More drastic ideas like decreasing government subsidies on oil, taxing cars, and implementing policies that “shifted behavior” (i.e. no parking zones) were also explained. However with oil companies and car industries around, I don’t actually see lobbyist letting that happening in the short term. Ironically, the article mentioned that the reason U.S. planners were thinking about how to change transportation was because the model the county uses is “unstainable.” This means the transportation system cannot be maintained for either “environmental, social, or economic reasons” (see included link for definition). Thinking about these factors, I just kept coming back to oil. Environmentally it is a fixed resource, socially people want less of it due to climate change, and economically it is typically more costly. What this all means is that an alternative energy source is needed. When that eventually happens, America will probably believe the transportation system is sustainable again regardless of “urban sprawl” and lack of “public transportation.” I say this because the author pointed out how America thought itself stable during the 80’s and 90’s when energy prices were low thereby implying the bigger issue is the oil needed to change people’s behavior. 

 

Overall, the author did provide an in-depth list that made me pay attention to the cultural and government differences between America and Europe from the way space interacts with these regions.

 

*http://environment.transportation.org/environmental_issues/sustainability/#bookmarksubSustainableTransportation

Jared Medeiros's curator insight, February 4, 2015 6:41 PM

 A big reason why people are more car dependant in America is because we are a lazy nation.  Americans are always looking for the easy way to accomplish things, so if you can drive a mile to work in 2 minutes or walk in 15, its almost guarenteed that the American is walking! This is obviously a general term and does not apply to all Americans but a vast majority would opt for the vehicle.  As someone who has taken several trips to Europe, people there are in far better shape than in America and i'm sure that fitness along with better eating habits attribute to that.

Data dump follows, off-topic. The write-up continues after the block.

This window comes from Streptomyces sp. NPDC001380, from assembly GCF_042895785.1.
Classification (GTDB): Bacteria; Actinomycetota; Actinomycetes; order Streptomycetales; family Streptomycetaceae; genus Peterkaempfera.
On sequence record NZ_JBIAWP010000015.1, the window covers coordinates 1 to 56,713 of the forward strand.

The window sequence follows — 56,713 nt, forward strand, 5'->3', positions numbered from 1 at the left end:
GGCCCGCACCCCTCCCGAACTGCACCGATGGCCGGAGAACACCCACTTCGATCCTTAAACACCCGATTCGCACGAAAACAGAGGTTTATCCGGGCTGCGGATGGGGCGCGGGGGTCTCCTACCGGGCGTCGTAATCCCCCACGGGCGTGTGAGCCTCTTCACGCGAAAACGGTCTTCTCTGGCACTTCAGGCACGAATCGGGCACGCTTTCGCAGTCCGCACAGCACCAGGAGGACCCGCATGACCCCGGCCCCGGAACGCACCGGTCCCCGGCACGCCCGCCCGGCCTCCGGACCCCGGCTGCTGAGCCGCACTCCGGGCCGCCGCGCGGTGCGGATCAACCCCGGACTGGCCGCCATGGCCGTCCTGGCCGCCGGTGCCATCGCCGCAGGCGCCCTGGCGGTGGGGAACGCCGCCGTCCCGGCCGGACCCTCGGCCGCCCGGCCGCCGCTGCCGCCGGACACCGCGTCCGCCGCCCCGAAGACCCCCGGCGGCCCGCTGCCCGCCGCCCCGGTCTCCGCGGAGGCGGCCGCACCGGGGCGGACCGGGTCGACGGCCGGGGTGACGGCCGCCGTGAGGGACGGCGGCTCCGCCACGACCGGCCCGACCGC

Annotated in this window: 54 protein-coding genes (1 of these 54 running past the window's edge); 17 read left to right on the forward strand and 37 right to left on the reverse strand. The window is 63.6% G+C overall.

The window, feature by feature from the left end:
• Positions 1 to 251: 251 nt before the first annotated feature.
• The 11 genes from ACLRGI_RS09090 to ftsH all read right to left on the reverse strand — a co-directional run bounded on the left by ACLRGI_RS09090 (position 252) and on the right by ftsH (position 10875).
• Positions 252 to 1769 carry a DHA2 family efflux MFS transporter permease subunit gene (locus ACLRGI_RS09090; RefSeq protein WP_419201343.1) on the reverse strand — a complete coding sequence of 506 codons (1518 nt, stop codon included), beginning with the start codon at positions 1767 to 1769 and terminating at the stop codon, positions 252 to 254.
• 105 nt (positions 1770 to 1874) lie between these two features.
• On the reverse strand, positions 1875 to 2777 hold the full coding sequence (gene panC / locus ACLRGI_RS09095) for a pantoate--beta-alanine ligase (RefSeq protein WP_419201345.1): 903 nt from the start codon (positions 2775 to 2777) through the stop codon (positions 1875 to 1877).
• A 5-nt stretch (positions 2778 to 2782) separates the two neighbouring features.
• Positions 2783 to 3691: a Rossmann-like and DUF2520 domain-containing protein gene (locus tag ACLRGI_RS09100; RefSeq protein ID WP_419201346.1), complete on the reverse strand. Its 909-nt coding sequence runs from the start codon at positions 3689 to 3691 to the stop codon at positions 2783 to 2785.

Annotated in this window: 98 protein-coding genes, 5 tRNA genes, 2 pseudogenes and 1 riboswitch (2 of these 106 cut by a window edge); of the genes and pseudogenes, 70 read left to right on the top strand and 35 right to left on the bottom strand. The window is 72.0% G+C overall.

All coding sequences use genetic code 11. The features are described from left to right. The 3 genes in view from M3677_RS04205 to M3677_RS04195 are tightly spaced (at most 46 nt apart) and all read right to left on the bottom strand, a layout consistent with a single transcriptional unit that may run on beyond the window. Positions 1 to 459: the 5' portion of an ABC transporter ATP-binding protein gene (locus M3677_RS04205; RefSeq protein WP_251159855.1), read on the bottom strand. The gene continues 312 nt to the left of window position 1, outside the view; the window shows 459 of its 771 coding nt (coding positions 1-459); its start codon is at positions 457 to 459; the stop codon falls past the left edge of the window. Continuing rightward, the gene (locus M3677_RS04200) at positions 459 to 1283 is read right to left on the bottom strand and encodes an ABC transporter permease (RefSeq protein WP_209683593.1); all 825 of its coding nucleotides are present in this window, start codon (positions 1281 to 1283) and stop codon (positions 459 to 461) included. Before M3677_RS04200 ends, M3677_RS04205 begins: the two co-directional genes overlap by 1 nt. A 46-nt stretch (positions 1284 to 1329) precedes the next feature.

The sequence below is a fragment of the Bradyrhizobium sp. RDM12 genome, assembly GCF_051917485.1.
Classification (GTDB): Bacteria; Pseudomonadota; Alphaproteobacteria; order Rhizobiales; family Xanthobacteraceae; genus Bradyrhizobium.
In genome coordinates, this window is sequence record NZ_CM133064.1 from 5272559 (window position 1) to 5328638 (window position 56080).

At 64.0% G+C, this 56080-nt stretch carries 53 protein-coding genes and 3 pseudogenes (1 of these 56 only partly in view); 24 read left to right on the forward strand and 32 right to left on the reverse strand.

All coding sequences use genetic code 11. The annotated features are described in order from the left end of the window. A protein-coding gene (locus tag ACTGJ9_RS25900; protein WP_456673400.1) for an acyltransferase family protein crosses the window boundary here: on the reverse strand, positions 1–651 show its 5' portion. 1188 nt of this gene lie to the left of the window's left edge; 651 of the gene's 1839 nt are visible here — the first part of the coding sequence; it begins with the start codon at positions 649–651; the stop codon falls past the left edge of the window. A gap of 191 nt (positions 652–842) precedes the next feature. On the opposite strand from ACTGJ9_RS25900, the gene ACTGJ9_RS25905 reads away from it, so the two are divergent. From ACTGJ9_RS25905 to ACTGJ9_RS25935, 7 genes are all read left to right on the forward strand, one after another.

Another reason I believe America is more dependant than Europe on cars is because it is far easier and cheaper to travel via train or subway in Europe.  Train stations and public transport in America are expensive and only take you to highly populated areas while the trains in Europe will take you all over the continent.

 

Gene Gagne's curator insight, November 18, 2015 2:40 PM

This has major impact on health issues, because nobody wants to walk or bike anymore which most of us did until 16 years old, it is a good form of exercise and can keep a persons body weight down. Which would lead to less health issues. Also the pollution from the vehicles and illegal dumping of tires and batteries and oil which leads to environmental problems. Socially we would meet more people and even see more of our surroundings if we drove less. Economically we as individuals would save money by not driving or would we? We would save on gas, licenses, maintenance, but on the other hand our renewal of licenses, registration, and even taxes on the vehicle help support our schools, busing and other community projects. This funding would be cut and therefore taxes will rise on something else we would end up paying for. I personally just think as Americans we drive everywhere and spend less time taking bikes, walks even skateboards all over the city which we loved to do as teenagers. I don't expect to be rollerblading or skateboarding at an older age but why do we stop at 16. It is because we are allowed to under the law to drive and everyone can't wait until high school to get their license. Once we give up our bikes and rollerblades, skateboards, walks it is hard to go back to it.